Of course the effect that a thoroughly manly, thoroughly straight and upright boy can have upon the companions of his own age, and upon those who are younger, is incalculable. He cannot do good work if he is not strong and does not try with his whole heart and soul to count in any contest; and his strength will be a curse to himself and to everyone else if he does not have thorough command over himself and over his own evil passions, and if he does not use his strength on the side of decency, justice, and fair dealing.

In short, in life, as in a football game, the principle to follow is:
Hit the line hard; don't foul and don't shirk, but hit the line hard!


For Biography, see page 37. Discussion. 1. This selection sums up all the stories of service that you have been reading. You will get most out of it if you will think back over these stories and use them as illustrations of what Mr. Roosevelt tells you is his ideal of the American boy. What examples, in these stories, can you find to illustrate the sentence, "He must not be a coward or a weakling…. He must work hard and play hard"? 2. Illustrate, from the story of Lincoln, what Mr. Roosevelt says about study. What was Lincoln's attitude toward study? What is yours? Did Lincoln's studies have the effect on his character that Mr. Roosevelt speaks about? 3. What story illustrates the sentence, "There is need that he should practice decency; that he should be clean and straight, honest and truthful, gentle and tender, as well as brave"? 4. How does the story about life on the prairie illustrate the paragraph that begins, "The boy can best become a good man by being a good boy"? What is the difference between being "a good boy" and "a goodygoody boy"? 5. Was Ralph the Rover a brave man or a coward? 6. Apply the principle stated by Mr. Roosevelt at the end of the selection to the story about Washington and Braddock. To the story about the boy on the prairie. 7. Can you relate an instance in which a manly boy had a good influence upon another boy or Upon his companions? 8. Do you think the football slogan given in the last sentence on page 137 is a good principle of life? Memorize the slogan. 9. This selection is taken from The Strenuous Life; it first appeared in St. Nicholas, May, 1900. 10. Find in the Glossary the meaning of: shirk; prig; resolutely; indifference; inability; horseplay; deems; indignation; bullies. 11. Pronounce: adage; neither; contemptible; ridiculous; stalwart; incapable; aught; incalculable.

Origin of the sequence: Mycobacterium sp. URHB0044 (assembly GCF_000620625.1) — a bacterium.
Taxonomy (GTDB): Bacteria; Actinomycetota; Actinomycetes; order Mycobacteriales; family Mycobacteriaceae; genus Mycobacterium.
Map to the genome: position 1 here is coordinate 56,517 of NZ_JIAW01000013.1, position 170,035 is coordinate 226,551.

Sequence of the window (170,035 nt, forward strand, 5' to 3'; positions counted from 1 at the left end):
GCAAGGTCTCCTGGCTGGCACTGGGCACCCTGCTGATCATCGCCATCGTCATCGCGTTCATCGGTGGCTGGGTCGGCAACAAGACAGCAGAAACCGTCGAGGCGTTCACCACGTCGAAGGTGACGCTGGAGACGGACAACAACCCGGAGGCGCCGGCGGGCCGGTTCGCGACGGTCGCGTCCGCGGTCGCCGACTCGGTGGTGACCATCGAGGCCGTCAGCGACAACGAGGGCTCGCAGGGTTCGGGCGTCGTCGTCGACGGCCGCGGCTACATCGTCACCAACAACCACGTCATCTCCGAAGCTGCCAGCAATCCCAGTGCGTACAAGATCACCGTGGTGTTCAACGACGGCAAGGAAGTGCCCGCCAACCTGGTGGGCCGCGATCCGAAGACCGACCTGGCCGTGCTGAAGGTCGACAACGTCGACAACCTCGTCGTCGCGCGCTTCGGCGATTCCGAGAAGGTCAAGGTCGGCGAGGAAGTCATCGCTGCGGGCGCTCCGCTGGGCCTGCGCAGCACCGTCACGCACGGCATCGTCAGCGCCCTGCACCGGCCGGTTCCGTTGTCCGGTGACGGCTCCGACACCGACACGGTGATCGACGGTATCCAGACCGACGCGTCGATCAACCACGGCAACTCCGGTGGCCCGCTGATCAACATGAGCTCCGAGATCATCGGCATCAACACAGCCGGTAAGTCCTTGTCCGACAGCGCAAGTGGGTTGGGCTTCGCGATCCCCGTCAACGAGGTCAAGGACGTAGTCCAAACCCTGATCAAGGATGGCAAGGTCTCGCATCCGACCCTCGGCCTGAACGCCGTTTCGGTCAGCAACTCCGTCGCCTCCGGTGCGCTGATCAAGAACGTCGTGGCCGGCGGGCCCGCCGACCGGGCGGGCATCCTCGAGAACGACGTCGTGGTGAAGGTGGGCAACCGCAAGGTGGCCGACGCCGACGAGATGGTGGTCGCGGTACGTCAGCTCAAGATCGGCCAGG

Phrases for Study

against all comers, physical and moral courage, walks of life, practice decency, animal spirits, in the largest sense, homely old adage, aught but tender.



As you gazed through your Crystal Glass of Reading at the selections in Part I, you saw reflected now pictures of home and now again a picture of that early Thanksgiving Day when Pilgrim and Indian sat down together to the "varied riches of gardens and woods and waves." When you heard Massasoit say at the feast, "The Good Spirit loves His white children best," you wondered about the truth of his statement and, as you thought about it, perhaps Abraham Lincoln came to mind; what do you think Lincoln, if he had been alive at that time, might have answered the Indian chief? The poems about home might be called memory-pictures of home; why do you think older people remember with so much fondness their childhood homes? Imagine yourself telling your grandchildren about the home of your youth and about your home pleasures; what things would you mention? Why is it a good thing for a nation to have its people love their homes and the festival days like Christmas and Thanksgiving?